Austin G. Meyer
 Postdoctoral Fellow
 Department of Integrative Biology
 The University of Texas at Austin

 Mailing Address:
 2500 Speedway, Stop A4800
 The University of Texas at Austin
 Austin, TX 78712

 Office: MBB 3.232
 Email: austin.meyer _at_ utexas.edu
I am computational biologist and medical student primarily interested in the evolution of infectious diseases. Specifically, I am interested in identifying and quantifying the forces driving the evolution of viruses in the human population. In addition, I am interested in finding ways to predict the molecular evolution and population dynamics of human viruses with an eye to protein structure and computational biophysical techniques. I do largely computational biology with some intermittent (very intermittent these days) experimental protein structure projects. For my MS research, I crystallized and solved the structure of C2 domains in synaptotagmin with calcium in the binding pocket. For my PhD research, I implemented molecular evolutionary models of protein evolution and used them to show that simple protein geometry is a major determinant of influenza virus evolution. My current work is focused on identifying constraints that will predict further evolution of the influenza hemagglutinin. In addition, I do a lot of work to understand how relatively simple energy function can predict the long term (billions of years) evolutionary dynamics of protein-protein interactions.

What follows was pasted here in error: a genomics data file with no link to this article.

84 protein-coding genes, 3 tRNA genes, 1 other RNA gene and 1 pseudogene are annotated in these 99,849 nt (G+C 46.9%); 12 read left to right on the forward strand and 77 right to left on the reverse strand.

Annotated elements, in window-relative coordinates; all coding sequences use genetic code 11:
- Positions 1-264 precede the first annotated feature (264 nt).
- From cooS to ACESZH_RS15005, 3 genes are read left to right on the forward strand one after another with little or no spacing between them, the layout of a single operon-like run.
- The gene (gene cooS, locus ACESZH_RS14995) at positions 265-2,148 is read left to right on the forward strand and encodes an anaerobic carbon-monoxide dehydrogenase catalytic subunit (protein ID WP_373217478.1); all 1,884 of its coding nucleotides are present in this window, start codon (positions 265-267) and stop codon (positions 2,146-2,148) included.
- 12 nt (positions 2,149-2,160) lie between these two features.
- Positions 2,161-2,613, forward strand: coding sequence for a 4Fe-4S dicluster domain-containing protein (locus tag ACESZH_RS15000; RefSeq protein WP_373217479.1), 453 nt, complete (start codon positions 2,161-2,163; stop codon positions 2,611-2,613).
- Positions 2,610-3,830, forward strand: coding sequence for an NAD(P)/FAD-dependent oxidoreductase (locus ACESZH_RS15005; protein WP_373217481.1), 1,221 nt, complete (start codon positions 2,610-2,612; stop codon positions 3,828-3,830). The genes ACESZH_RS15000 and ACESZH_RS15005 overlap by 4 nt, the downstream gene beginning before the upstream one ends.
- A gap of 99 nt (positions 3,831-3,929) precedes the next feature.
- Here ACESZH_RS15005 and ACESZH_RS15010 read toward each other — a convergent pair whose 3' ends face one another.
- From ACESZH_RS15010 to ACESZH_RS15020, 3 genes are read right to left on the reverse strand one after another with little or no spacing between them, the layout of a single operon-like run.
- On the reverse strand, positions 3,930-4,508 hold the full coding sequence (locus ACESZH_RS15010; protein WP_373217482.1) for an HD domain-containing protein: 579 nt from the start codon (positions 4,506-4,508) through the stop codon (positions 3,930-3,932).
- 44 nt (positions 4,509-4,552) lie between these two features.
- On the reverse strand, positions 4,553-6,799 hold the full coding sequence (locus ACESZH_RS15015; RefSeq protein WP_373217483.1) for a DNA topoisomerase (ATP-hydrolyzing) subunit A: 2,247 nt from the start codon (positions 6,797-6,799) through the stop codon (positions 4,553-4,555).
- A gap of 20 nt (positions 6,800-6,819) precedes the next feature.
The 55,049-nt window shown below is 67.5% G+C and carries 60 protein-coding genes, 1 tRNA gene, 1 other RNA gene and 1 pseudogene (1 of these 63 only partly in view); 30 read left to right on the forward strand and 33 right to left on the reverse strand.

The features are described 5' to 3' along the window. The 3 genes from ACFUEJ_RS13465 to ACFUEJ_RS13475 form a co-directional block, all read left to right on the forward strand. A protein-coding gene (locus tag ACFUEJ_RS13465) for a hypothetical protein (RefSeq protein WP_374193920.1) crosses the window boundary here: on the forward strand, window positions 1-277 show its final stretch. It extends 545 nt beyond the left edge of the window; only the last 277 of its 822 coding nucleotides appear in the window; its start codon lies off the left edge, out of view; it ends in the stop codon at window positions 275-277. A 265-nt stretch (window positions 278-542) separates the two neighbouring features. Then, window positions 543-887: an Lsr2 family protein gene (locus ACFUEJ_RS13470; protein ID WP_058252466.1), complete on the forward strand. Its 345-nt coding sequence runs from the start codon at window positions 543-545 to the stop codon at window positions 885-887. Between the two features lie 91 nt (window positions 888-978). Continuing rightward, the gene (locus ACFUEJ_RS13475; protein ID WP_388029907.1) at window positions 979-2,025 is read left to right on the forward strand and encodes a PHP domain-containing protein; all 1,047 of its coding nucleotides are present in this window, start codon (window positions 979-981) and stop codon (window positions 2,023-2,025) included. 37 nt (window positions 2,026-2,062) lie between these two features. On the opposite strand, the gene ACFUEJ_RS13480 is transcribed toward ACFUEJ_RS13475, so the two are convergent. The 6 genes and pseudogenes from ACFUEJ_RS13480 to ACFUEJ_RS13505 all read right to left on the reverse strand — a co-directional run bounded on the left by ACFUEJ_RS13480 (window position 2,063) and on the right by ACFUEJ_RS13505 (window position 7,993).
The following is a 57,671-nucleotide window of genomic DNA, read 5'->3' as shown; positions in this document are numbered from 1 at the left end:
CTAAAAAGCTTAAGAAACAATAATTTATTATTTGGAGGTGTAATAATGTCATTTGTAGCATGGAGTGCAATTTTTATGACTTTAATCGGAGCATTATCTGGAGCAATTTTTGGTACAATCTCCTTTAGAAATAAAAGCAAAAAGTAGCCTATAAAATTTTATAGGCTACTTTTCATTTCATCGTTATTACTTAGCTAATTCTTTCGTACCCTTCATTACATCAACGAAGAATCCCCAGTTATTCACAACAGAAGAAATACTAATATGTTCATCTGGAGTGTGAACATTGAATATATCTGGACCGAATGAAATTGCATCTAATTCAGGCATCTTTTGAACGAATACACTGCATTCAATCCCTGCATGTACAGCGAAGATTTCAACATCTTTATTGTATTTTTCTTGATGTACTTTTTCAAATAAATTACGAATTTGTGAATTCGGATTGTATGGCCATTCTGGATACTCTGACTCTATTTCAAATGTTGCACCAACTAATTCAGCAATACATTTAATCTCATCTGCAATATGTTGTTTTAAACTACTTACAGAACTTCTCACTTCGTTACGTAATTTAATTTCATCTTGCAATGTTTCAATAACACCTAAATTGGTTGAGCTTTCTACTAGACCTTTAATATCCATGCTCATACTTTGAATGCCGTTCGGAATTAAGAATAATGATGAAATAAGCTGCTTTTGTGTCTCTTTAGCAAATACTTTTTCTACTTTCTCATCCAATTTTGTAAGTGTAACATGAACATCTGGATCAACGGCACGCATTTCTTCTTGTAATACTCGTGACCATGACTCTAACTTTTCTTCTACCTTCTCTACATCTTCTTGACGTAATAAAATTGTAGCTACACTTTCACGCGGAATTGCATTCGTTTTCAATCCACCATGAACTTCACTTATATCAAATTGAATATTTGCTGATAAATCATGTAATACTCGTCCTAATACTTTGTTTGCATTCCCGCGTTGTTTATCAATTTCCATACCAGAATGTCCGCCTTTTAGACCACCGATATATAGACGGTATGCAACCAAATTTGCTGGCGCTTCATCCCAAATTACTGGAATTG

I have a number of on going collaborations in everything from studying flu and ebola virus evolution to testing the effects of individual point mutations via molecular dynamics to analyzing clinical biomarkers and outcomes. Also, I am open to virtually any new computational, statistical, theoretical, or even philosophical projects. If you have any questions about my work or I can be of any help, please let me know.

To find out about my research interests, and the projects I am currently working on, visit the research page.

Here is a video of me pulling the Machupo Virus receptor-binding protein off its human receptor to measure the force of interaction.

Social Media
Follow me on twitter @austingmeyer

Current Affliation
I am a member of the lab of Dr. Claus Wilke at the University of Texas at Austin.

All collaborators lab websites can be found on the links page.